Thursday, December 18, 2008

The Real Mountain Man

The gravesite and statue of "Liver Eating" Johnson at Cody, Wyoming, not far from Yellowstone National Park. That's Johnson in the photo.

Robert Redford as Jeremiah Johnson.

One of my favorite movies is Jeremiah Johnson. My kids might tell you I've watched it dozens of times, and that is quite accurate. Good story, very nice scenery, all shot in Utah. And some of the movie was filmed on or near Utah property owned by the star of the movie, Robert Redford. I learned recently that the movie is loosely based on an actual mountain man, John "Liver Eating" Johnson. His amazing story is told HERE.

The article doesn't mention that 2,000 people attended the reburial ceremony of the real mountain man Johnson at Cody, Wyoming. One of the pallbearers was Robert Redford.

Tuesday, December 16, 2008

Ho Ho Buffalo! Little Bull Meets the Man

Tot in Terror: In his first-ever meeting with Santa, Devin didn't have much to say.

Thursday, December 11, 2008

Tuesday, December 09, 2008

Yeah, that's the door, Rod

Now, resign. Leave. Give us all a nice Christmas present.

Monday, December 08, 2008

The Briefcase Warrior

As I am typing this, President-elect Obama has not yet named his Secretary of the Interior. I have seen several names as possibles for this cabinet post, the most recent (just read this a few hours ago) being Kevin Gover (above). HERE'S the scoop on him. Imagine a Native American as Secretary of the Interior. Now that's change. Very experienced in environmental law and Indian affairs. I'll have to read more about him.

Friday, December 05, 2008

Madeline Rose: Not the Adventurer

After reading THIS article, I would have no worries about my cat Maddie (above). Her outdoor excursions are limited to accidentally walking out the front door on rare occasions, at which time she just freezes and gives a "Where am I?" look. She does stare at the TV intensely when other four-legged creatures appear on nature programs. As you can see, she is a literate feline. Her wildest encounter with another animal has been a face-to-face meeting with Ali (his photo in right-hand column), the result of which was a resounding hiss and a puzzled pit bull.

Wednesday, December 03, 2008

Thanksgiving with the Herd

My grandsons Red Chief and Little Bull. Future runners and friends of the buffalo (I hope).

Red Chief and my lady the Wolf Woman during a break from a fierce game of checkers.

My boy and his boy: Bull Papa and Little Bull.

Princess gets a smooch from the world's friendliest pit bull, Ali Baba.

My Thanksgiving day started with an early morning hike of the 10-mile trail at Clinton Lake with Chris and Jeff, fellow buffaloes who accompanied me on the Kentucky work vacation at Mammoth Cave National Park.

Besides empty beer cans and shotgun shell casings that littered the trail at Clinton Lake, we spied this additional memento left behind by hunters.

Wednesday, November 26, 2008

The Travesty Continues

This photo of sport hunters and their trophy buffalo, taken somewhere in Idaho, brings on a quote by environmentalist Edward Abbey: "Whenever I see a photograph of some sportsman grinning over his kill, I am always impressed by the striking moral and aesthetic superiority of the dead animal to the live one."

In his essay Blood Sport, Abbey writes, "Hunting is one of the hardest things even to think about. Such a storm of conflicting emotions! . . . The killing is justified by the need and must be done in a spirit of respect, reverence, gratitude. To speak of "harvesting" other living creatures, whether deer or elk or birds of cottontail rabbits, as if they were no more than a crop, exposes the meanest, cruelest, most narrow and homocentric of possible human attitudes toward the life that surrounds us."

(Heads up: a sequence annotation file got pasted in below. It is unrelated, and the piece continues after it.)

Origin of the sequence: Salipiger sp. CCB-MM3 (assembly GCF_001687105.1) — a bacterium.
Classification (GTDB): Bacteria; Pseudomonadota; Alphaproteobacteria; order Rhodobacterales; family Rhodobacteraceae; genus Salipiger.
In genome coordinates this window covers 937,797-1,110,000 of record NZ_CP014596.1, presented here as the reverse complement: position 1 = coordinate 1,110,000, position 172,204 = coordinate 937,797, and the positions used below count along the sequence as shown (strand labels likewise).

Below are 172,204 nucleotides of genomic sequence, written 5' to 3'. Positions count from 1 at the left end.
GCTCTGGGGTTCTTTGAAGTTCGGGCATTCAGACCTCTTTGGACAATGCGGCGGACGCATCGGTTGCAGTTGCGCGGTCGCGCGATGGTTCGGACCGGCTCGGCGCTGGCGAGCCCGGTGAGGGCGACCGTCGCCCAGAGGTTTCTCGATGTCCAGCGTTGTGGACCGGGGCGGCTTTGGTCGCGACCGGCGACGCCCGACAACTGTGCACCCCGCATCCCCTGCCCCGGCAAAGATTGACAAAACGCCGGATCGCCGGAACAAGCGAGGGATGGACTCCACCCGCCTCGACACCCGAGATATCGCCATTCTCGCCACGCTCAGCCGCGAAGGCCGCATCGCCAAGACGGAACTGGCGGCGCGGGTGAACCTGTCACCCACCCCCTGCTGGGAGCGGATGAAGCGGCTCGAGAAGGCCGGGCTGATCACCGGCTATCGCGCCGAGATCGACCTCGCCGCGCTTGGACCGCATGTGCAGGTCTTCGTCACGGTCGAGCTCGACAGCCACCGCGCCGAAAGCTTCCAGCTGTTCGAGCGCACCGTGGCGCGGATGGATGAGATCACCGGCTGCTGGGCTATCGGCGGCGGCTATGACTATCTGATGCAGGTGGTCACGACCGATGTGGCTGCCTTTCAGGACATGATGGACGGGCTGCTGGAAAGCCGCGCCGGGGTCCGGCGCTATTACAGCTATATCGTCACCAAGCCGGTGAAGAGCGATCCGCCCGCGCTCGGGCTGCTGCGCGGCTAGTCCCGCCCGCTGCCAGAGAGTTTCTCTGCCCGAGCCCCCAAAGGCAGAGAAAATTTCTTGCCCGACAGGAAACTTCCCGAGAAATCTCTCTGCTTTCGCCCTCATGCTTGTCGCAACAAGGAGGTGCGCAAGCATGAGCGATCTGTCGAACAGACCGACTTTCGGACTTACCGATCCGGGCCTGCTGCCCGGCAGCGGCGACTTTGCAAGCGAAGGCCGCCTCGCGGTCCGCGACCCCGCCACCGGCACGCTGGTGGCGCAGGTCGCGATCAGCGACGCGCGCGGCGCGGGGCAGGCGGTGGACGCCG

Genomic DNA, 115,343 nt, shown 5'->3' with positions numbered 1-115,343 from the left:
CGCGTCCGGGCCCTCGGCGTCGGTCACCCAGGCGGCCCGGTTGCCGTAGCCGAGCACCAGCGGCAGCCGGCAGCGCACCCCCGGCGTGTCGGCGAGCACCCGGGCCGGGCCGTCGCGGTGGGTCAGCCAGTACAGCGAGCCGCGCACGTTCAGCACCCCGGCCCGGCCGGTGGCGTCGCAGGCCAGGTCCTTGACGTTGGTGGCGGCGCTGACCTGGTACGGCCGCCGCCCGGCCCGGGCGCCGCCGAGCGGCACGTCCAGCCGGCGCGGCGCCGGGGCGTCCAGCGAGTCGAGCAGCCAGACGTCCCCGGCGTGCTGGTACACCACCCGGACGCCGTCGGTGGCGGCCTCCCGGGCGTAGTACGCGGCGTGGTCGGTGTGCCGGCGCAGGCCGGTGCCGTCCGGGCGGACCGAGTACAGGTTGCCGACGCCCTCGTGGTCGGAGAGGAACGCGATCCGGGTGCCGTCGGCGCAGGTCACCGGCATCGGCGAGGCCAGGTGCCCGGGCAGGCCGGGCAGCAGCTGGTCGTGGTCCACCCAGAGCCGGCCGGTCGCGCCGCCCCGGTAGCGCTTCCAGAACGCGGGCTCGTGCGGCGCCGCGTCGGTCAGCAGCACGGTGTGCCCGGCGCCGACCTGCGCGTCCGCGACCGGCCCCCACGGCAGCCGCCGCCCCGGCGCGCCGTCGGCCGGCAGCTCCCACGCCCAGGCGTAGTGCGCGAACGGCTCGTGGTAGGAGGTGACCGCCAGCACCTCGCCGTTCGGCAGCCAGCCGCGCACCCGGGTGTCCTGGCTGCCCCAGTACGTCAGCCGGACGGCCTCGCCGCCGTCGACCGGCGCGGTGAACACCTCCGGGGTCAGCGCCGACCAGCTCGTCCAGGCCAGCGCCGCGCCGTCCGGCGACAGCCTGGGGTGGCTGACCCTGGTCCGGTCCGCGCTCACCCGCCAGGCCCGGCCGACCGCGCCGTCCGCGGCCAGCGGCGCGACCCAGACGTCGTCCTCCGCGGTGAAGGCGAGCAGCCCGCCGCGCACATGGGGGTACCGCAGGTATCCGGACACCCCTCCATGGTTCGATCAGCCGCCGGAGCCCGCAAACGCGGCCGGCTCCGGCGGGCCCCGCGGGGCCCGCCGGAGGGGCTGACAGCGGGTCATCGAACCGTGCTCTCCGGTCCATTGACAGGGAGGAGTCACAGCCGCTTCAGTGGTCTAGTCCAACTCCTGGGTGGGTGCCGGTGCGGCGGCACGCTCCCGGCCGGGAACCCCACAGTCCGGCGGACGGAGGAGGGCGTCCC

I present all this because they've started hunting buffalo again at Yellowstone National Park. Shameful waste of a coveted American icon, a special herd that should be preserved as much as possible. There is no need to hunt these animals.

Wednesday, November 19, 2008

Future Buffalo Warrior

Latest official photo of Little Bull (grandson Devin), 10 months old.

Tuesday, November 18, 2008

Tuesday, November 11, 2008

A Friend of the Buffalo

The guy on the right is Jay Inslee. He's a Democrat and U.S. representative from the state of Washington. A few days ago I didn't know squat about Mr. Inslee, then I read that he is one of several individuals mentioned for the post of Secretary of the Interior in the Obama administration. I did some digging on the guy and found that he is a leader in Congress on energy and natural resources issues and is the prime sponsor of the New Apollo Energy Act, a comprehensive plan to build a clean energy economy in America. He has been called an "environmental hero" by the League of Conservation Voters and has received awards and praise from the Humane Society of the United States. AND, he has voted against the bailout of financial institutions and against the war in Iraq.

Now, all that is very fine with me, but imagine my delight when I found out he has been a staunch supporter of the Yellowstone buffalo, voting twice on bills presented before Congress on behalf of the preservation of wild buffalo. Even before those bills were presented, he co-authored a congressional letter to the National Park Service in 2003 that asked some tough questions about the slaughter of buffalo that left the park. I don't know how good his chances are of getting the Interior post, but it's comforting to know that the National Park Service and Yellowstone could be under his charge.

Tuesday, November 04, 2008

After a Democratic Breakfast . . .

. . . I walked the short three blocks to my precinct's polling place and arrived at 5:55 a.m., five minutes before the polls were to open. Already there were 25 people in front of me. And just a minute or two after I got there, about 20 more people showed up. Meanwhile . . .